Necrosis
NMDA Ch. Opening
Prostoglandin G
Prostoglandin H +
•O2 -
Stroke Treatments
Ischemic Stroke Treatments
Hemorrhagic Stroke Treatments
Drug Treatment
Endovascular Procedures
*Anticoagulants
-> Prevent the coagulation of blood
+Warfarin (Coumadin), Heparin
+Dabigatran, Apixaban, Rivaroxaban
* Antiplatellets(Antiaggregants)
-> Decrease platelet agregation, thus,
inhibit thrombus formation.
+Aspirin, Clopidogrel, Dipyridamole,
Ticlopidine
*Tissue Plasminogen Activator(TPA)/ Recombinant TPA
* Catheter Insertion & Clot Dissolving
Epidemiology
Data of 2012 shows that the age-standardised stroke-mortality rates in
Fr
an
ce
are 24–38, in
Ger
ma
ny
37–47, in
It
a
ly
41–68, in
S
pai
n
38–52, in
U
.
K
.
46–53 and in

U
.
S
.

32–35 deaths per 100 000 persons per year.

1 in every 10 deaths
It is the third most common cause
of death in developed countries,
exceeded only by coronary heart
disease and cancer.
Worldwide, has one of the highest rates of mortality (19.9% of all deaths in China), along with Africa and parts of South America.
CHI
NA
Countries in

Eastern European
region register high stroke death rates.
The highest rate of 249/100 000 was noted in
Bu
lg
aria
, and the lowest of 27/100 000 in
Swi
tzer
land
.
Prevalance
Epidemiology
Incidance
• 795,000 new or recurrent strokes occur per year in the US, accounting for approximately 1 in 18 deaths
• Worldwide, people suffer a stroke
each year
; one-third die and one-third are left permanently disabled.
15 Million
Mortality
• Between
20-30%
References
* Stroke, 5th Edition. Pathophysiology, Diagnosis, and Management By J. P. Mohr, MS, MD; Philip A. Wolf, MD; James C
http://www.who.int/healthinfo/statistics/bod_cerebrovasculardiseasestroke.pdf
* The Atlas of heart disease and stroke, WHO 2004. http://www.who.int/cardiovascular_diseases/en/cvd_atlas_15_burden_stroke.pdf (Mackay J, Mensah G: The Atlas of Heart Disease and Stroke. Geneva, Switzerland, World Health Organization, 2004)
* Roger et al. AHA Heart Disease and Stroke Statistics 2011 update: a report from the American Heart Association.Circulation 2011;123:e18-e209.
* Sousa RM, Ferri CP, Acosta D, et al. Contribution of chronic diseases to disability in elderly people in countries with low and middle incomes: a 10/66 Dementia Research Group population-based survey. Lancet 2009;374:1821-1830.
* Kim AS & Johnston SC. Global variation in the relative burden of stroke and ischaemic heart disease. Circulation 2011;124:314-323.
* ZHANG Y, CHAPMAN A M, PLESTED M, JACKSON D, PURROY F 2012 The incidence, prevalence, and mortality of stroke in France, Germany, Italy, Spain, the UK and US: A literature Review.Hindawi Publishing Corporation. Stroke Research and Treatment
* EROS Investigators. Incidence of stroke in Europe at the beginning of the 21st century. Stroke 2009;40:1557-1563.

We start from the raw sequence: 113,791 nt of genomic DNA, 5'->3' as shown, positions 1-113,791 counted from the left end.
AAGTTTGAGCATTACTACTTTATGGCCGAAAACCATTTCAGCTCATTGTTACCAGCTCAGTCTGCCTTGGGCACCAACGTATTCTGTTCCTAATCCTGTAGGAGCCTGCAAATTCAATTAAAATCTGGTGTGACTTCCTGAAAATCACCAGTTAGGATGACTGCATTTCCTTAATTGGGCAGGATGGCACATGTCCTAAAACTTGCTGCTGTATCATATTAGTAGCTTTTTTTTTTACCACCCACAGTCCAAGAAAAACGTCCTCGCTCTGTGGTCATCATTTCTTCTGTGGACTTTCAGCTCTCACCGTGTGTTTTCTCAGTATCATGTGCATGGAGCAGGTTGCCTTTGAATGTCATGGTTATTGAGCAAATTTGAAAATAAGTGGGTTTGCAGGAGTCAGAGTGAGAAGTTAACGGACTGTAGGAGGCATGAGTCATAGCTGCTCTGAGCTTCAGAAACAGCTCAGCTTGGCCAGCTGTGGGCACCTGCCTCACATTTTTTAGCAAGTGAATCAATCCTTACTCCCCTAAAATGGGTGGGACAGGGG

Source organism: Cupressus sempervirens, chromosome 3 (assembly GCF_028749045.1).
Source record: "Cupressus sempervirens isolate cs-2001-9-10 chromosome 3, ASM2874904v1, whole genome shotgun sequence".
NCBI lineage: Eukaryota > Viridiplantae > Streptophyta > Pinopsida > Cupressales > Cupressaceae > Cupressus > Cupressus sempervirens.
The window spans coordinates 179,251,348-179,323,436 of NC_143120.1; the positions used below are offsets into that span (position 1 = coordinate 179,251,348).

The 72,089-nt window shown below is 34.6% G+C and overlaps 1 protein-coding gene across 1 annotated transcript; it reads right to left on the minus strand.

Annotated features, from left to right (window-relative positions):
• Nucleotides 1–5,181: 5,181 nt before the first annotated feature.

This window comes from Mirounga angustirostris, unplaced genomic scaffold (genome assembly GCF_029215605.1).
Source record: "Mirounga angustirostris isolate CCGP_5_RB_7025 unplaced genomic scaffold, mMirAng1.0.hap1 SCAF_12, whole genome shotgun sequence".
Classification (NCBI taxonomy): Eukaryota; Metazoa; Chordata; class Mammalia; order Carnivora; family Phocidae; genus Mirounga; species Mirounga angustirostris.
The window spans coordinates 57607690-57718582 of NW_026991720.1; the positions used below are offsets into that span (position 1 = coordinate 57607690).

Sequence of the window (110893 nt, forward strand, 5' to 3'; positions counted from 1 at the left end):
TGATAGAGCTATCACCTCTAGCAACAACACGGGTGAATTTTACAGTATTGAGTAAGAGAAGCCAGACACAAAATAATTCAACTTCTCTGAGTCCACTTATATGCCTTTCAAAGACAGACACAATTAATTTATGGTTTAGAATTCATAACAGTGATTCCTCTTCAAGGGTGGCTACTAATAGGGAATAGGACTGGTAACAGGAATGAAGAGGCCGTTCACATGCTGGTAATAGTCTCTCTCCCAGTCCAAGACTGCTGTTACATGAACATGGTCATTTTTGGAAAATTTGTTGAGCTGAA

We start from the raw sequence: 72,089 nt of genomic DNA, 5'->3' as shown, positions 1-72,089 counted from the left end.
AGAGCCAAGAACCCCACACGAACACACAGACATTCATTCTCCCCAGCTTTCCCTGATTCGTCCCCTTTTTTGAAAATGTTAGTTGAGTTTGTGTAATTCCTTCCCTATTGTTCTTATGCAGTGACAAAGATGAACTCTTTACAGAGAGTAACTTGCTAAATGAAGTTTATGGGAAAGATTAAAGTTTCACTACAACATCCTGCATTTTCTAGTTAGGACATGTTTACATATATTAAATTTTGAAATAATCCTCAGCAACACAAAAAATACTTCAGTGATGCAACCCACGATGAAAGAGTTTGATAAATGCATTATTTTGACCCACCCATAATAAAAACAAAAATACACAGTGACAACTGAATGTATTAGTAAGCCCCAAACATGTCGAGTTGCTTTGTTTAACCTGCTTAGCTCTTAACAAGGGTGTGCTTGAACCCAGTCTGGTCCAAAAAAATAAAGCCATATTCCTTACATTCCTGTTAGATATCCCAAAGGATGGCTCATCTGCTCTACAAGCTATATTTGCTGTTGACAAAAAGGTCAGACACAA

* Ingall T. J Insur Med. 2004;36(2):143-52.Stroke; incidence, mortality, morbidity and risk.
* http://www.nebraskamed.com/health-library/232034/history-of-stroke
* http://www.strokecenter.org/professionals/brain-anatomy/blood-vessels-of-the-brain/
* Uston, Cagatay (February 20, 2004). "Dr. Thomas Willis' Famous Eponym: The Circle of Willis". Turkish Journal of Medical Sciences 34: 271–274. Retrieved 16 July 2010
Boorder, Michiel J.; Van Der Grond, J; Van Dongen, AJ; Klijn, CJ; Jaap Kappelle, L; Van Rijk, PP; Hendrikse, J (2006). "Spect measurements of regional cerebral perfusion andcarbon dioxide reactivity: Correlation with cerebral collaterals in internal carotid artery occlusive disease". J Neurol 253 (10): 1285–1291.
* Merck & Co. Occlusive Peripheral Arterial Disease, The Merck Manual Home Health Handbook website, revised and updated March 2010. Retrieved March 4, 2012.
Kumar V., Abbas A.K., Fausto N. Pathologic Basis of Disease
* Szydlowska K, Tymianski M: Calcium, ischemia and excitotoxicity, Cell Calcium 47:122–129, 2010.
* Higuchi M, Tomioka M, Takano J, et al: Distinct mechanistic roles of calpain and caspase activation in neurodegeneration as revealed in mice overexpressing their specific inhibitors, J Biol Chem 280:15229–15237, 2005.
* http://www.healthline.com/health-slideshow/embolic-stroke-symptoms#2
* https://www.uic.edu/com/ferne/pdf/pathophys0501.pdf
* http://www.ncbi.nlm.nih.gov/pubmed/8314918
* http://www.safar.pitt.edu/archive/content/grant/jc/2006/0616%20Jenkins.pdf
* http://www.istanbulsaglik.gov.tr/w/tez/pdf/noroloji/dr_huseyin_celebi.pdf
* http://www.strokeassociation.org/STROKEORG/AboutStroke/Treatment/Stroke-Treatments_UCM_310892_Article.jsp#
*http://www.strokeassociation.org/STROKEORG/LifeAfterStroke/HealthyLivingAfterStroke/ManagingMedicines/Anti-Clotting-Agents-Explained_UCM_310452_Article.jsp
Cerebral Vascular Accident